From the very first years, serious political problems were prompted by the conservative nature of the Constitution, the concentration of over-extensive powers in the hands of the Prince and the often high-handed way in which he discharged his duties. In essence, all political dialogue was done away with, municipal leaders were appointed by central authority and newspapers were often banned, while substantial administrative and political responsibilities were assigned to Athenian advisors. These phenomena added to discontent among the Cretans, leading the island into political turmoil once more.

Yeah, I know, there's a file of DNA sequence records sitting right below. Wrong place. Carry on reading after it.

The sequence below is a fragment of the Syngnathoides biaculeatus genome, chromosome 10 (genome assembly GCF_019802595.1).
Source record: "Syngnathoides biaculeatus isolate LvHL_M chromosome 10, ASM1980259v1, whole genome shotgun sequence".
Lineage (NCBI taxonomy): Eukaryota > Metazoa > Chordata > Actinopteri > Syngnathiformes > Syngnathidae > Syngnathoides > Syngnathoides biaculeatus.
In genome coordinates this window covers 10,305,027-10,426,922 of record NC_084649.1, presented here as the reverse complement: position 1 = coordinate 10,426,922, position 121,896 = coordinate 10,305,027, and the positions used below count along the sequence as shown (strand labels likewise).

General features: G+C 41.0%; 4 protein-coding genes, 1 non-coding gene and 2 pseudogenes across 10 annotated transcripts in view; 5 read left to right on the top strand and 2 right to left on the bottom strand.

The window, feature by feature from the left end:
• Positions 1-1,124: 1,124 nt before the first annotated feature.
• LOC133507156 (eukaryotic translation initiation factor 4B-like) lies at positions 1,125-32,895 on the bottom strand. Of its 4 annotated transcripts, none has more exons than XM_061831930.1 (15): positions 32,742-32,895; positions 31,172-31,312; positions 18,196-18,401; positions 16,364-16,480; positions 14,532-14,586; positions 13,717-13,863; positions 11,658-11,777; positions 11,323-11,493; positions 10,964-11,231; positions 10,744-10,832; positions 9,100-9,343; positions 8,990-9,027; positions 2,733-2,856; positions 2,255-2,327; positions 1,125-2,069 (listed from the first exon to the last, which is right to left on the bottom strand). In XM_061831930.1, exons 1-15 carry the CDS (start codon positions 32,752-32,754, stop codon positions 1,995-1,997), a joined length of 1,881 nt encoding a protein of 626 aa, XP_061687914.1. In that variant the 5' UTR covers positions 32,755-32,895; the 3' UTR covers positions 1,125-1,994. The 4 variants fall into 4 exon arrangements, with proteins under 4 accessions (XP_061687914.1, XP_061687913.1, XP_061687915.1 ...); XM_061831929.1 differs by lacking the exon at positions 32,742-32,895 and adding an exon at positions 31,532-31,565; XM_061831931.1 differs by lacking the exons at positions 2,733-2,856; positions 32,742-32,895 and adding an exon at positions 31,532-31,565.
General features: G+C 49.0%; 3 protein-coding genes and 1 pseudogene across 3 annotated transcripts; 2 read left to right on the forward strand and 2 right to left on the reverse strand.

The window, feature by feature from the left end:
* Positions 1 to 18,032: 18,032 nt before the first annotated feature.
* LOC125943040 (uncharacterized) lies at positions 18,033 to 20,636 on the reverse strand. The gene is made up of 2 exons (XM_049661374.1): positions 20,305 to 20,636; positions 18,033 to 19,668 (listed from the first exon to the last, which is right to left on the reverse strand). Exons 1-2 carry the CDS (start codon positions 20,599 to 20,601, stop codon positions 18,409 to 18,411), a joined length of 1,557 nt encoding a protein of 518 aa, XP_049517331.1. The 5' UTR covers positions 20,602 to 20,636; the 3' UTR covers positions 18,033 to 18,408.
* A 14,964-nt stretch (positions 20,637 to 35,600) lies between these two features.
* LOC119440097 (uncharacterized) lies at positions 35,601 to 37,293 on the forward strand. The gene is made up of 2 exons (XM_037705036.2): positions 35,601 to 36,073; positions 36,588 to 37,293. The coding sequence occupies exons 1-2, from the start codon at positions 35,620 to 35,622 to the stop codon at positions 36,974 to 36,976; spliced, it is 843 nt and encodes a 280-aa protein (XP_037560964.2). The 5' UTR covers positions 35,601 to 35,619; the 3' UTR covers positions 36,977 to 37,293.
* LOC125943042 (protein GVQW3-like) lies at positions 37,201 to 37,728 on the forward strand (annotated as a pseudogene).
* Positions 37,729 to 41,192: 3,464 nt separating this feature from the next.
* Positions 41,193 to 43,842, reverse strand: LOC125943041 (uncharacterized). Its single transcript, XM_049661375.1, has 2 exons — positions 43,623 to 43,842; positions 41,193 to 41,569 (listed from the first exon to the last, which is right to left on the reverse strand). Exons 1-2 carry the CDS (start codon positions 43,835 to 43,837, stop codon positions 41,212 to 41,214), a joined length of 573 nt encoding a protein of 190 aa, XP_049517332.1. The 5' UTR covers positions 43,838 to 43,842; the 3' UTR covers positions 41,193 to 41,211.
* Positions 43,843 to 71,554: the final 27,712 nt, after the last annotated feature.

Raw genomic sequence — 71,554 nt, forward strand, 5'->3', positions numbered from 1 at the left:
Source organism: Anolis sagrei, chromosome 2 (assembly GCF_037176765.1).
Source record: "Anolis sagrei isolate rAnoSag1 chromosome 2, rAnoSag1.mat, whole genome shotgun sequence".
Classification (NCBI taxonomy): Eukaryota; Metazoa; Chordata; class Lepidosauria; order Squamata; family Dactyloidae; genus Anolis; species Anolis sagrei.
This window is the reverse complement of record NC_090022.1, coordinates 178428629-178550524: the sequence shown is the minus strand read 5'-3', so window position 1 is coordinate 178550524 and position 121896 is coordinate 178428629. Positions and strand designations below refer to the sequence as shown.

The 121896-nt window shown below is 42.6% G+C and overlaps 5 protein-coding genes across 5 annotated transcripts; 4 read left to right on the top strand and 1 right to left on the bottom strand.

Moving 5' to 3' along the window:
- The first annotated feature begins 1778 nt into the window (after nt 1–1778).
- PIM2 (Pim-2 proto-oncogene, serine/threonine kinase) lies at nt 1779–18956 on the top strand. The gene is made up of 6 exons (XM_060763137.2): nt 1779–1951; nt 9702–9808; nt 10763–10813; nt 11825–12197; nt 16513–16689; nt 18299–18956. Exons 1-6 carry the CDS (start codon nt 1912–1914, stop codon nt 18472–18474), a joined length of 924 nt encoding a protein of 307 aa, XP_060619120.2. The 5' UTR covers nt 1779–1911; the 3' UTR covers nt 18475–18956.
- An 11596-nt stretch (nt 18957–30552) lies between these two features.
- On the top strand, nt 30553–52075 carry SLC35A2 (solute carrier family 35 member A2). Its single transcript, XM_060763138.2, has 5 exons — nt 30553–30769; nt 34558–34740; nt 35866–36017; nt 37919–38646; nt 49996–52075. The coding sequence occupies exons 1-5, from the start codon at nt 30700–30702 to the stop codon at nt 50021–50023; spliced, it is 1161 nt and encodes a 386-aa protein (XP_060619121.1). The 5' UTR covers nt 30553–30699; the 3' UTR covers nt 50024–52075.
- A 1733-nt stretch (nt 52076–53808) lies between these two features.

On 10th March 1905, a large number of dissidents gathered at the village of Therissos in Kydonia district and proclaimed revolution against the Prince. The leading light in the movement was Eleftherios Venizelos, flanked by prominent members of local society, such as Ioannis Sfakianakis, Ioannis Tsouderos, Dionysios Kastrinoyiannakis, Bishop of Rethymnon and Titos, Bishop of Petra. Having secured the support of a sizeable segment of Cretan public opinion, the rebels set about forming a revolutionary government, established a bureaucracy and published their own newspaper, entitled "The Therissos".
Eventually, following tough negotiations with the Great Powers, the terms laid down by the rebels were in essence met. On 12th September 1906 Prince George resigned. Six days later, Alexandros Zaimis assumed office as High Commissioner of the Cretan State.